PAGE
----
Selenium (Se)


  • Symbol: Se
  • Atomic Number: 34
  • Atomic Weight: 78.971
  • Element Classification: Non-metal
  • Discovered By: Jöns Jacob Berzelius
  • Discovery Date: 1817
  • Name Origin: Greek: ‘selene’ (moon), due to its similarity to tellurium, whose name comes from ‘tellus’, meaning earth
  • Density(g/cc): 4.809 (gray form)
  • Melting Point: 221°C (gray form)
  • Boiling Point: 685°C (gray form)
  • Appearance: Red powder, metallic gray, or black vitreous solid (depending on the allotrope)
  • Atomic Radius(pm): 116


Selenium was discovered in 1817 by Swedish chemist Jöns Jacob Berzelius. The discovery occurred when Berzelius was working with lead chamber plates from a sulfuric acid plant and noticed a substance with properties that were similar to tellurium and sulfur. He initially thought it was tellurium due to its similarity in odor when heated, but further investigation revealed it to be a new element. Berzelius named it selenium after ‘selene’, the Greek goddess of the moon, to complement the name of tellurium, which comes from ‘tellus’, the Latin word for earth.

Relation to Other Elements

Selenium is a non-metal that resides in the oxygen family (group 16) of the periodic table, alongside oxygen, sulfur, tellurium, and polonium. This group is characterized by its members having six electrons in their outermost shell. Selenium can exist in several allotropic forms, including amorphous red powder, black vitreous form, and metallic gray form. It shares chemical properties with both sulfur and tellurium, including the ability to form compounds in the -2, +4, and +6 oxidation states. Selenium is less reactive than sulfur and is known for its photovoltaic (conversion of light into electricity) and photoconductive (change in electrical resistance when exposed to light) properties.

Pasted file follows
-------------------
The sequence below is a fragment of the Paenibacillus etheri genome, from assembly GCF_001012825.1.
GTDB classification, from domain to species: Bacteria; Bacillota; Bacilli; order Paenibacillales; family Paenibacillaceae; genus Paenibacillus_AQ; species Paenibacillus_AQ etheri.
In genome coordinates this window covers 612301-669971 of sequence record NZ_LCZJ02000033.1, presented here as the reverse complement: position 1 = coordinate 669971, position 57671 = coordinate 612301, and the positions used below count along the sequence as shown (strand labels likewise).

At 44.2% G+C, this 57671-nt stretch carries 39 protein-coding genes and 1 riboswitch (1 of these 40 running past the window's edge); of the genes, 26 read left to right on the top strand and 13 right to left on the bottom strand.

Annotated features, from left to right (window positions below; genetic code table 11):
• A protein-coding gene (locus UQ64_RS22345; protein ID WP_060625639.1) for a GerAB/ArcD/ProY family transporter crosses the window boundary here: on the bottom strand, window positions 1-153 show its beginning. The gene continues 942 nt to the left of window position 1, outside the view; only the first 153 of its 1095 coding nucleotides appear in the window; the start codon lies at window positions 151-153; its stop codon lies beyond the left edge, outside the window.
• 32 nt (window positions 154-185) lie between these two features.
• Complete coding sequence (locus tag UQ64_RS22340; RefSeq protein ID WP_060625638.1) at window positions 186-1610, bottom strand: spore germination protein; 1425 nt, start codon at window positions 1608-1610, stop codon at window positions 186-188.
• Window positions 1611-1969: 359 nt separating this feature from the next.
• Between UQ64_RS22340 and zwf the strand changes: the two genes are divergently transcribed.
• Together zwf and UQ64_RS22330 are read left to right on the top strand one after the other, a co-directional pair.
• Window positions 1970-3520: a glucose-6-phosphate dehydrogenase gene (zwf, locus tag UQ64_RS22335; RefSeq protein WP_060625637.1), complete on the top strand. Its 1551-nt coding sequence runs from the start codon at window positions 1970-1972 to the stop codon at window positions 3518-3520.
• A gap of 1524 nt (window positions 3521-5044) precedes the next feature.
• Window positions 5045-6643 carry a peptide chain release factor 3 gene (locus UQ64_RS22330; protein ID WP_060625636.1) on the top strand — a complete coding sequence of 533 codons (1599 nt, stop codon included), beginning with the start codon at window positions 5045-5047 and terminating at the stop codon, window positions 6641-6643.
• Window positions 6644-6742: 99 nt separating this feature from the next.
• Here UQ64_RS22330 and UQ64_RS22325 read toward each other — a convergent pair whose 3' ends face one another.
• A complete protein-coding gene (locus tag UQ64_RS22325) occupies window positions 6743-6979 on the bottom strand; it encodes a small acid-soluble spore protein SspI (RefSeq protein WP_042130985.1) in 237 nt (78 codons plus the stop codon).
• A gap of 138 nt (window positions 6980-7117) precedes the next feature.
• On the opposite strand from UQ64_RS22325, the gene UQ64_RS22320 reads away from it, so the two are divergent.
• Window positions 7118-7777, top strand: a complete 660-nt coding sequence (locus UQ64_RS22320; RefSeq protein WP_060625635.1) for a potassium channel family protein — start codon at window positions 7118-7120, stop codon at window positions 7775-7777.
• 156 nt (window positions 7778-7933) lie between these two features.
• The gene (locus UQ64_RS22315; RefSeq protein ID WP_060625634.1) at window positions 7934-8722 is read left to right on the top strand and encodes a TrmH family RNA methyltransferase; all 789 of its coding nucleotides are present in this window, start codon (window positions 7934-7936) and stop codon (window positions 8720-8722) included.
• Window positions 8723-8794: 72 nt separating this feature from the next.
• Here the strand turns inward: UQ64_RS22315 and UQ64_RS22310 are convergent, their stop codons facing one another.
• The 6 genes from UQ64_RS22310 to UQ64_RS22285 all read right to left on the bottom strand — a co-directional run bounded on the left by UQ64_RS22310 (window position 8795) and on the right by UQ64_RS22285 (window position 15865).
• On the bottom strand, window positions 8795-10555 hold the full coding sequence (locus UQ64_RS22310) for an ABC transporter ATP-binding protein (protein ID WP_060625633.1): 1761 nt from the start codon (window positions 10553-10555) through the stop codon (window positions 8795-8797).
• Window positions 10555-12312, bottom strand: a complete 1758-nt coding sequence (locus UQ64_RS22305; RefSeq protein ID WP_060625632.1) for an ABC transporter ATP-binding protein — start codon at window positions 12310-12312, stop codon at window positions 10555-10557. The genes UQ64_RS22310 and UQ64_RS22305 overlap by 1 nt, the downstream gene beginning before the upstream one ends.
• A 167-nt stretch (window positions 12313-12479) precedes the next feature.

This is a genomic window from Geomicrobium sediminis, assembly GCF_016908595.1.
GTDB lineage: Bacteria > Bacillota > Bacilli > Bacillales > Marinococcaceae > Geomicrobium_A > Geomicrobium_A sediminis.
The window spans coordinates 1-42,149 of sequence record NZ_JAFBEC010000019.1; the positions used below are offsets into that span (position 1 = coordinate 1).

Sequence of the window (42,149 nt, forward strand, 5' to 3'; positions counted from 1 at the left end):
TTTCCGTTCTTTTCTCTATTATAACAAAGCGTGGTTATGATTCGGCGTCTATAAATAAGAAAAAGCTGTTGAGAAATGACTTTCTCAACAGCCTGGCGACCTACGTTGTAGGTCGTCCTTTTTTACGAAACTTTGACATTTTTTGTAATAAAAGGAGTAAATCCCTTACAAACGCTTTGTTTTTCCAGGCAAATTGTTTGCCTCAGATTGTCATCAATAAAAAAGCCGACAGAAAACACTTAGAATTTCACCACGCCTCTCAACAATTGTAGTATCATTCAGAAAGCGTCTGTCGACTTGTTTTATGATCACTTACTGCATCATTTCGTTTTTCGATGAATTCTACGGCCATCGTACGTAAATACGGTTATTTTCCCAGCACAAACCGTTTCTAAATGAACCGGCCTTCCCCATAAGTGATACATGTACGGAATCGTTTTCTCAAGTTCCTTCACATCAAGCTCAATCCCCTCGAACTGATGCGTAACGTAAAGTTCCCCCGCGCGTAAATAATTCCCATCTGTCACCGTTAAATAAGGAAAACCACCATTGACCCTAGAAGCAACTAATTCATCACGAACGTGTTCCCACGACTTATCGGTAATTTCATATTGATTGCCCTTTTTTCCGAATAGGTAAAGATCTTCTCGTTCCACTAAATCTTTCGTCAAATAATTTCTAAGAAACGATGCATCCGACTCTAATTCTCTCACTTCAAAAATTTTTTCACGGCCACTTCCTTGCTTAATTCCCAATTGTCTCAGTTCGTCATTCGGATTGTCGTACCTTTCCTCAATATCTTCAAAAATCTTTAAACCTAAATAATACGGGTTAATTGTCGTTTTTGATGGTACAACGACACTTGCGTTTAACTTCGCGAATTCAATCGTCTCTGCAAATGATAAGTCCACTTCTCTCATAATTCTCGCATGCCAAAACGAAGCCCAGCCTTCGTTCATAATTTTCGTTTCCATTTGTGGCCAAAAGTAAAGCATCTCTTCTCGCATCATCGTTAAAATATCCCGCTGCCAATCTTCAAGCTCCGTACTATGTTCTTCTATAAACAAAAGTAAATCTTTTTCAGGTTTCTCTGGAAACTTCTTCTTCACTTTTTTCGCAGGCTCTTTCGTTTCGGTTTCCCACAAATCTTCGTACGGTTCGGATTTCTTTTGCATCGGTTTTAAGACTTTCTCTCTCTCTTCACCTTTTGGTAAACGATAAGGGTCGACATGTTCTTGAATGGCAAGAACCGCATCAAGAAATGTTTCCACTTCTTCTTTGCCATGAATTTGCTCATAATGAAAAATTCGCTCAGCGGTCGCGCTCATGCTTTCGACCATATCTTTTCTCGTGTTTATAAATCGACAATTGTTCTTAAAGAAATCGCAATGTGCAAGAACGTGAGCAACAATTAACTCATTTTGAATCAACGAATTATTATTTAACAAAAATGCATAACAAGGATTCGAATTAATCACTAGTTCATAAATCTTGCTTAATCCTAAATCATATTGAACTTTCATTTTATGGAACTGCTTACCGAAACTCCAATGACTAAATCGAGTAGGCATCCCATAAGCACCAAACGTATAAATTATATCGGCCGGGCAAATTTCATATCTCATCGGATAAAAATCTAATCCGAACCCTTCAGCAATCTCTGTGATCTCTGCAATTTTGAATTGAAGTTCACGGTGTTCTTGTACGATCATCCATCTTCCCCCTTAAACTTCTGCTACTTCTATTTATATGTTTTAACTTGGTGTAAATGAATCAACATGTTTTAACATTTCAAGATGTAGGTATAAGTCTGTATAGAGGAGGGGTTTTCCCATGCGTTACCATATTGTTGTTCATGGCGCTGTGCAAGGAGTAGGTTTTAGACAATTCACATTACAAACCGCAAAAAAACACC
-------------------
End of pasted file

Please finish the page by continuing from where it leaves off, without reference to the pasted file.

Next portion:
Natural Occurrence

Selenium is rarely found in its elemental form in nature. It mostly occurs in sulfide minerals where it partially replaces sulfur, in minerals such as pyrite, chalcopyrite, and other copper and nickel ores. Selenium is widely distributed in the Earth’s crust, but at very low concentrations. It is also found in the ash of coal and in the residues from the processing of sulfide ores.


Selenium has diverse applications, benefiting from its unique properties:

  • Glass Industry: Selenium is used to decolorize glass and to make red-colored glasses and enamels.
  • Electronics: Due to its photovoltaic and photoconductive properties, selenium is used in solar cells, photocopiers, and light meters.
  • Metallurgy: It is added to stainless steel and other alloys to improve machinability.
  • Agriculture: Selenium is an essential micronutrient for animals and is added to animal feeds to prevent and treat selenium deficiency.
  • Chemical Industry: Selenium compounds are used in the formulation of pigments, in anti-dandruff shampoos, and as a catalyst in chemical reactions.

Selenium’s discovery was significant for chemistry and technology, illustrating the complexity of elements and their allotropes. Despite its toxicity in high doses, selenium’s essential role in biology and its applications in industry highlight the dual nature of many elements as both beneficial and potentially harmful, depending on their use and exposure levels.


Arsenic (As)

Bromine (Br)